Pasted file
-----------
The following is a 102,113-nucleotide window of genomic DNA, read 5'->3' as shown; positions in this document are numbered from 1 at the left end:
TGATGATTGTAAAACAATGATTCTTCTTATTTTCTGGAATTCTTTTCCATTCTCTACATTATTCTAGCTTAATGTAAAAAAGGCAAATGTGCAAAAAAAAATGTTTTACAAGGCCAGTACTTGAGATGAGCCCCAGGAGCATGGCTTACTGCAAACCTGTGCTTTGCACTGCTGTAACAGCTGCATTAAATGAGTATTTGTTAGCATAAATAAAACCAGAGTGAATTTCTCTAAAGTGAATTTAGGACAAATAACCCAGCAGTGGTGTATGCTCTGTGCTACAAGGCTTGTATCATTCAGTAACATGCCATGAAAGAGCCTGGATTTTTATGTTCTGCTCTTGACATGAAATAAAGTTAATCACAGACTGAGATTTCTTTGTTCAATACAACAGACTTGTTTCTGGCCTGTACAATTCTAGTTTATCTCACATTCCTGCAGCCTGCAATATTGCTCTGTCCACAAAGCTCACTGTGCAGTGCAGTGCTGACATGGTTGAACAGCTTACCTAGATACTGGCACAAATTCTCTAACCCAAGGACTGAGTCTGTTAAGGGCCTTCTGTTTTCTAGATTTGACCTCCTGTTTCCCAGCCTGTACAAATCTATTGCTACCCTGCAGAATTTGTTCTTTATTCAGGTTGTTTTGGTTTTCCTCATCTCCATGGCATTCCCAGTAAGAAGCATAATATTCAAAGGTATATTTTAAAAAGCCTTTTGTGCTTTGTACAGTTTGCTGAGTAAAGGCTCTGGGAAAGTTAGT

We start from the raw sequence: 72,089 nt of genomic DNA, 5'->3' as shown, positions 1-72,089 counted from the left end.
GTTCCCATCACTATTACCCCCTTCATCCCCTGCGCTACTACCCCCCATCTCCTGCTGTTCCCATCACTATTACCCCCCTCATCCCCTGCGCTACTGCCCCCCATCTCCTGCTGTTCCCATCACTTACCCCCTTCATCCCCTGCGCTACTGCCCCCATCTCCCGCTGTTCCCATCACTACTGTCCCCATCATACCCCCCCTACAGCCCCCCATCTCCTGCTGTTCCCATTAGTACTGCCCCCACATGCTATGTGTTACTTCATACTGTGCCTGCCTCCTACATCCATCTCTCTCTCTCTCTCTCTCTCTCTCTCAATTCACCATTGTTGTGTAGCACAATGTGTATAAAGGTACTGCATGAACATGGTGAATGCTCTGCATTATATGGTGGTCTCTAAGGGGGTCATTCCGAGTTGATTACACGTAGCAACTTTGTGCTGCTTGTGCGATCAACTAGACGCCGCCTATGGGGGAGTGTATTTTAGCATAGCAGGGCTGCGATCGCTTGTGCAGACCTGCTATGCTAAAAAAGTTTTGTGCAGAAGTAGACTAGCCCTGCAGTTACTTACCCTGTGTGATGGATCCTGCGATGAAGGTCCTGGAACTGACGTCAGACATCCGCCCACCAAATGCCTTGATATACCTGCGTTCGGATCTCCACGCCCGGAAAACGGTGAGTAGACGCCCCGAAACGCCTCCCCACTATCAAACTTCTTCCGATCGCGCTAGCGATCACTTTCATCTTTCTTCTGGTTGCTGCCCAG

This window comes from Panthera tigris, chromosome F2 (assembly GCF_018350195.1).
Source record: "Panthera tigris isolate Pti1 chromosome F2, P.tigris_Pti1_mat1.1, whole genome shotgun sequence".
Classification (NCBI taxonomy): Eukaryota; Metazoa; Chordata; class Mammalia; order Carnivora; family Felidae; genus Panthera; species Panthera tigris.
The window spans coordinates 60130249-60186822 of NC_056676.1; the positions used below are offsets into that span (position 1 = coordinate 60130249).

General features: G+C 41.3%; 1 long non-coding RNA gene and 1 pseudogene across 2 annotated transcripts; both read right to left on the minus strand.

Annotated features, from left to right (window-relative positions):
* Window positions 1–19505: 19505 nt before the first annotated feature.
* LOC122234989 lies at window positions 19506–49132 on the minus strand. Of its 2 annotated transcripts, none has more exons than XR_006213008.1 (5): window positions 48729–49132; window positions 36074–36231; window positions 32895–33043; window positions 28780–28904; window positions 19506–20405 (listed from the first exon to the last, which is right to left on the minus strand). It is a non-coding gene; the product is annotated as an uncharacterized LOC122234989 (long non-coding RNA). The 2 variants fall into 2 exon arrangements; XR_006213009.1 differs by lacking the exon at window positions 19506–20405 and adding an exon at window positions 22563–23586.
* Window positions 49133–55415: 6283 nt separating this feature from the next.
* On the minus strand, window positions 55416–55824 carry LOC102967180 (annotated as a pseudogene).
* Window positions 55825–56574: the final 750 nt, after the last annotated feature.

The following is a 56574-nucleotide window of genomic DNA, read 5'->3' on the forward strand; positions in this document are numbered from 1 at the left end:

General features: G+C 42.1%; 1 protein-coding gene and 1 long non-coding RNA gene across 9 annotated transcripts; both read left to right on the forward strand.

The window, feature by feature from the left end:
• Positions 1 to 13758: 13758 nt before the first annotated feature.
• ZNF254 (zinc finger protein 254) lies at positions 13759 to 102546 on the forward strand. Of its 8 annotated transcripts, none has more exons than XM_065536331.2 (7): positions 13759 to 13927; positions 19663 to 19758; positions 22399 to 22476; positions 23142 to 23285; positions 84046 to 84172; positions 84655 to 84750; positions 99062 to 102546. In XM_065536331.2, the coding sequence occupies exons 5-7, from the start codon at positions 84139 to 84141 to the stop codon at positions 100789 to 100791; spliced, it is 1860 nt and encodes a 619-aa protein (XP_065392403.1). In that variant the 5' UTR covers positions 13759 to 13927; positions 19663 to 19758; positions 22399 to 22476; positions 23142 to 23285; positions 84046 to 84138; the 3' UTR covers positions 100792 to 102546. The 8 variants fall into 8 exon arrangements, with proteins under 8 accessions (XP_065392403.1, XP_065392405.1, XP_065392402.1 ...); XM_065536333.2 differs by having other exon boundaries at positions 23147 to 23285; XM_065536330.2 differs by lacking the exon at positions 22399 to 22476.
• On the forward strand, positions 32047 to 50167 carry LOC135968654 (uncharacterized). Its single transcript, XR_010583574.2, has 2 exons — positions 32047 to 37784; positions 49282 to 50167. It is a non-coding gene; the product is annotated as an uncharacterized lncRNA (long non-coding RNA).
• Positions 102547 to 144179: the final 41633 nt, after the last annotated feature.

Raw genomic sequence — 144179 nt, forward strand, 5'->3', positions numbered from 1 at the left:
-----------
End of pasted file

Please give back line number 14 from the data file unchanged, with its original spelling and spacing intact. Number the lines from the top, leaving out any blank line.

* On the minus strand, window positions 55416–55824 carry LOC102967180 (annotated as a pseudogene).